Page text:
Thursday, December 14
HOW TO SAVE AN ISLAND: Film-makers and Fishers in Fogo
Fifty years ago, while the rest of the country was celebrating Canada's Centennial, the friendly folks on Fogo Island — most of whom were fishers — were ordered to abandon their homes and resettle in larger communities on the larger island of Newfoundland. Memorial University's Extension Department invited the National Film Board of Canada to visit Fogo, and interview people about their future. At the end of what is now called The Fogo Process, they voted to stay put, form a cooperative, and take over the fish plant. It became a model for alternative democracy around the world.
Friday, December 15
DEMOCRACY IN THE DIGITAL AGE: How does a free press survive the monopolies of the web?
The internet began with great hope for democracy. Disruptions caused by social media movements seemed to be dismantling corrupt institutions. But the web no longer feels free and open, and the disenfranchised are feeling less optimistic. That is a topic that concerns Digital Media and Global Affairs expert Dr. Taylor Owen, who delivers the 2017 Dalton Camp Lecture in Journalism. He argues the reality of the internet is now largely one of control, by four platform companies (Google, Facebook, Amazon and Apple) worth a combined 2.7 trillion dollars — and the impact on democracy is troubling.
Monday, December 18
JOURNALISM IN THE AGE OF FAKE NEWS
Established news media no longer have the monopoly on how we consume our news, and "fake" news is proliferating. Now purveyors of false news are saturating social media, emboldened by a US president who regularly derides mainstream journalists as creators of fake news. In a panel discussion at the Banff Centre, journalists ponder reporting in an age where political leaders attack them to discredit their work.
Tuesday, December 19
PLAYDOH'S REPUBLIC: Children As Natural Philosophers
Why were we born? Is life just a dream? What makes something wrong or right? Children often ask questions like these — sometimes to the exasperation of their parents. But children really want to know why the world is the way it is. And they want to know how we know. Maybe that's because they're open, curious and inquisitive — they're natural philosophers. In this episode of IDEAS, the Big Questions — and even some attempted answers.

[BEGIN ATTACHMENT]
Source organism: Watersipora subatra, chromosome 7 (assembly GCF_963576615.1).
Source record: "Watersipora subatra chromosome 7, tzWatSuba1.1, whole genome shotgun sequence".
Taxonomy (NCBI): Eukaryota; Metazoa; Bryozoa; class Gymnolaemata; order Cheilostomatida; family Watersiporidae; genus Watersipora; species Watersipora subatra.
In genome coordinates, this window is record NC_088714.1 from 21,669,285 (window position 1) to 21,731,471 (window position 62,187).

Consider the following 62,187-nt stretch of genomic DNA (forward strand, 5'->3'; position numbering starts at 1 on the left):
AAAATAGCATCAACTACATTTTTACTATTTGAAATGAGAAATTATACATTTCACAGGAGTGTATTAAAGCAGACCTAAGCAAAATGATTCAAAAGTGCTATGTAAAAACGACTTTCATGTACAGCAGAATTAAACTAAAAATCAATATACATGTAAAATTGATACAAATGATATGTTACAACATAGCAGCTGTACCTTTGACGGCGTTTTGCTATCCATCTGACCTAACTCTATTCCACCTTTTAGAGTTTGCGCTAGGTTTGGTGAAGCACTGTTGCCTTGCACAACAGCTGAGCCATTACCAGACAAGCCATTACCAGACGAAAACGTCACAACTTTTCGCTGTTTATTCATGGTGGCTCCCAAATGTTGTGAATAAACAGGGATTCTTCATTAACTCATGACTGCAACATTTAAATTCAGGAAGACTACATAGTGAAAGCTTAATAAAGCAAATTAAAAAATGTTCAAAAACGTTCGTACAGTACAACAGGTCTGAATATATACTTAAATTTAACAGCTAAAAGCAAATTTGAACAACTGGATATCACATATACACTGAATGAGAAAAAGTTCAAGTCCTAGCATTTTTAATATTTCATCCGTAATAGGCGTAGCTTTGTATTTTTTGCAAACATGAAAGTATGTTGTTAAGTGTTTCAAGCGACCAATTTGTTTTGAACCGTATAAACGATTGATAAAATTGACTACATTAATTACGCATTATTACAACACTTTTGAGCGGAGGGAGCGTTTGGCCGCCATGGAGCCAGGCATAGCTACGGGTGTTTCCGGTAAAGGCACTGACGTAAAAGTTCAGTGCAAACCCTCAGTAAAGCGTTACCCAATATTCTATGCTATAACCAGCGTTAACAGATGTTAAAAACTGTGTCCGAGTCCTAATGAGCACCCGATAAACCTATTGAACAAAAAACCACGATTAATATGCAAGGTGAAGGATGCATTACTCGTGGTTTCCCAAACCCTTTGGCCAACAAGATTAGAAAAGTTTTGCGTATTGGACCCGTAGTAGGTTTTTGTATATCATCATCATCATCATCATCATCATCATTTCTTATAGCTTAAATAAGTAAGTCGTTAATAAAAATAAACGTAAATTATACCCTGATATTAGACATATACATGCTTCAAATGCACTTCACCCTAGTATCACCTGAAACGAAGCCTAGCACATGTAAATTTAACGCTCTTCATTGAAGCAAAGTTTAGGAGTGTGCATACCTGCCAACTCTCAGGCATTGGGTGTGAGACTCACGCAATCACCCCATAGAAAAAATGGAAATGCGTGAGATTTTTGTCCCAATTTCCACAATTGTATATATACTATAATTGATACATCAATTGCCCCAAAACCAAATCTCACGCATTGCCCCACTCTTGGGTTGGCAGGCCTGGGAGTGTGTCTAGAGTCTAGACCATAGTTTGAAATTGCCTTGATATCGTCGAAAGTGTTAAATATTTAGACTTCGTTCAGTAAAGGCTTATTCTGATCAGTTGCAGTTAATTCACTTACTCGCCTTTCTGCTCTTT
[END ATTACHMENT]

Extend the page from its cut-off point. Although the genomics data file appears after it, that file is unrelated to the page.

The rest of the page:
Wednesday, December 20
WILLY SHAKES: Fanboy
Shakespeare's plays just beg for repurposing; great icons of literature like that are just too tempting. Conor McCreery is one of the creators of Kill Shakespeare, a graphic novel series that "plunges Shakespeare's characters into weird and wonderful adventures that Shakespeare didn't quite think of"; Mya Gosling is the artist behind Good Tickle Brain, "the world's foremost and possibly only stick-figure Shakespeare comic" an online web comic that (among other profound things) retells the plots of Shakespeare's plays in three panels. A conversation from the 2017 Stratford Festival about the funny side of serious.
Thursday, December 21
Friday, December 22
THE INVENTION OF INSOMNIA: What Romantic poems teach us about troubled sleep
Scientists still don't fully understand why and how insomnia strikes. But the beginnings of the answer may be found in the works of those who first wrestled with the disorder frankly and openly: the poets of England's Romantic era, in the late 18th and early 19th centuries. Their lyrical accounts of "anguish and agony," of the "unfathomable hell within," inspire PhD student Katie Hunt to tie together lines of poetry with scientific research on sleep... to reveal how our concept of insomnia evolved, and how the poems still have power to open our minds.
Monday, December 25
Tuesday, December 26
SAILING ALONE AROUND THE WORLD
In 1895 a retired Canadian sea captain set off to sail alone around the world. It had never been done, and it took Joshua Slocum three years, but the book of his adventures made him famous. Since then, fewer than 200 people have sailed in his wake and two of them are also Canadian. IDEAS contributor Philip Coulter explores this greatest challenge sailors set for themselves - possibly the greatest of all human challenges.
Wednesday, December 27
THE GODFORSAKEN SEA
"Below 40 south there is no law; below 50 there is no God." The Southern Ocean surrounding Antarctica is the most dangerous and least understood of our great oceans. A few solo sailors and a historian join Philip Coulter on a radio expedition to find out about those giant waves and fearsome storms, and what happens to people who go to the loneliest place on the planet.
Thursday, December 28
Underwater explorer Dr. Joe MacInnis makes a pilgrimage to the grave of Sir Ernest Shackleton, on remote South Georgia Island, in the extreme South Atlantic Ocean. In so doing, the first person to dive under the North Pole, pays homage to the man who completely dominated South Pole exploration.
Friday, December 29
WORDS ABOUT WAR: The Peter Stursberg Foreign Correspondents Lecture
As Chief Foreign Correspondent for the BBC, Acadian journalist Lyse Doucet has covered conflicts and disasters around the globe. She was recently honoured with the first annual Peter Stursberg Award, which commemorates CBC's legendary frontline reporter during World War II. She presents a lecture about war journalism, and responds to questions from Paul Kennedy, in front of a live audience at the National War Museum in Ottawa.